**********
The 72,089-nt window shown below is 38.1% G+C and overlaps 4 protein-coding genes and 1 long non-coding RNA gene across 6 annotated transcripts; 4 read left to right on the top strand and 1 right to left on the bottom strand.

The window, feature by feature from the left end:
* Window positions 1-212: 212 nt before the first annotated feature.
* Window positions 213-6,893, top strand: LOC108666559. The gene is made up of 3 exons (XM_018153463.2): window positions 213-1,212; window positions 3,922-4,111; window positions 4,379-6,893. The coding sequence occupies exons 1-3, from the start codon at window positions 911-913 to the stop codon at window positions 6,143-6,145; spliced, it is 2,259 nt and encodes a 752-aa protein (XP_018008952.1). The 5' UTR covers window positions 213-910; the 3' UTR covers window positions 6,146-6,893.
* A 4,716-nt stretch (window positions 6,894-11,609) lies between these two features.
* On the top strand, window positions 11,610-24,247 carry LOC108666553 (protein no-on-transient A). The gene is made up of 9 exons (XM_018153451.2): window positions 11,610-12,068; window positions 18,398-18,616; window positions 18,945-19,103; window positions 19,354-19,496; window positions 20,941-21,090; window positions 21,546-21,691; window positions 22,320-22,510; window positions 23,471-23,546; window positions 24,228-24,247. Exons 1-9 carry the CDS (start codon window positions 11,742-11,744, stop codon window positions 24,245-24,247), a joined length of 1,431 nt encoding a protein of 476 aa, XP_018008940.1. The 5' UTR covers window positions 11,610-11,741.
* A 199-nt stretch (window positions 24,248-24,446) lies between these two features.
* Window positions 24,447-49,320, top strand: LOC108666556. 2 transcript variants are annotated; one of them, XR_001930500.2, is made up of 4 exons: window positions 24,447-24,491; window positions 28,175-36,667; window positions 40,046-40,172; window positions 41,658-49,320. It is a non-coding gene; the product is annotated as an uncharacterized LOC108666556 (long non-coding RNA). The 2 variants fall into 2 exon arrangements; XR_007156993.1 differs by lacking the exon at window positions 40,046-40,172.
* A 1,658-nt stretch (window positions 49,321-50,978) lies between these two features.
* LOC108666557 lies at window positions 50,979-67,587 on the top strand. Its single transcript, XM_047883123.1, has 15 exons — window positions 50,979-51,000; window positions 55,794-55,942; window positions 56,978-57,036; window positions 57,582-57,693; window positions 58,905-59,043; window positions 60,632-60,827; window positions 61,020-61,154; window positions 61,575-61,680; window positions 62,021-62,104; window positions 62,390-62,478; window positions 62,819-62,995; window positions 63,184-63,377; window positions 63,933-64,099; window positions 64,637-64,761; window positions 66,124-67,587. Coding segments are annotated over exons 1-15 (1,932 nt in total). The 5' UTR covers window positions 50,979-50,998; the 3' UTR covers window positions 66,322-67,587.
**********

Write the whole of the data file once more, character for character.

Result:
The 72,089-nt window shown below is 38.1% G+C and overlaps 4 protein-coding genes and 1 long non-coding RNA gene across 6 annotated transcripts; 4 read left to right on the top strand and 1 right to left on the bottom strand.

The window, feature by feature from the left end:
* Window positions 1-212: 212 nt before the first annotated feature.
* Window positions 213-6,893, top strand: LOC108666559. The gene is made up of 3 exons (XM_018153463.2): window positions 213-1,212; window positions 3,922-4,111; window positions 4,379-6,893. The coding sequence occupies exons 1-3, from the start codon at window positions 911-913 to the stop codon at window positions 6,143-6,145; spliced, it is 2,259 nt and encodes a 752-aa protein (XP_018008952.1). The 5' UTR covers window positions 213-910; the 3' UTR covers window positions 6,146-6,893.
* A 4,716-nt stretch (window positions 6,894-11,609) lies between these two features.
* On the top strand, window positions 11,610-24,247 carry LOC108666553 (protein no-on-transient A). The gene is made up of 9 exons (XM_018153451.2): window positions 11,610-12,068; window positions 18,398-18,616; window positions 18,945-19,103; window positions 19,354-19,496; window positions 20,941-21,090; window positions 21,546-21,691; window positions 22,320-22,510; window positions 23,471-23,546; window positions 24,228-24,247. Exons 1-9 carry the CDS (start codon window positions 11,742-11,744, stop codon window positions 24,245-24,247), a joined length of 1,431 nt encoding a protein of 476 aa, XP_018008940.1. The 5' UTR covers window positions 11,610-11,741.
* A 199-nt stretch (window positions 24,248-24,446) lies between these two features.
* Window positions 24,447-49,320, top strand: LOC108666556. 2 transcript variants are annotated; one of them, XR_001930500.2, is made up of 4 exons: window positions 24,447-24,491; window positions 28,175-36,667; window positions 40,046-40,172; window positions 41,658-49,320. It is a non-coding gene; the product is annotated as an uncharacterized LOC108666556 (long non-coding RNA). The 2 variants fall into 2 exon arrangements; XR_007156993.1 differs by lacking the exon at window positions 40,046-40,172.
* A 1,658-nt stretch (window positions 49,321-50,978) lies between these two features.
* LOC108666557 lies at window positions 50,979-67,587 on the top strand. Its single transcript, XM_047883123.1, has 15 exons — window positions 50,979-51,000; window positions 55,794-55,942; window positions 56,978-57,036; window positions 57,582-57,693; window positions 58,905-59,043; window positions 60,632-60,827; window positions 61,020-61,154; window positions 61,575-61,680; window positions 62,021-62,104; window positions 62,390-62,478; window positions 62,819-62,995; window positions 63,184-63,377; window positions 63,933-64,099; window positions 64,637-64,761; window positions 66,124-67,587. Coding segments are annotated over exons 1-15 (1,932 nt in total). The 5' UTR covers window positions 50,979-50,998; the 3' UTR covers window positions 66,322-67,587.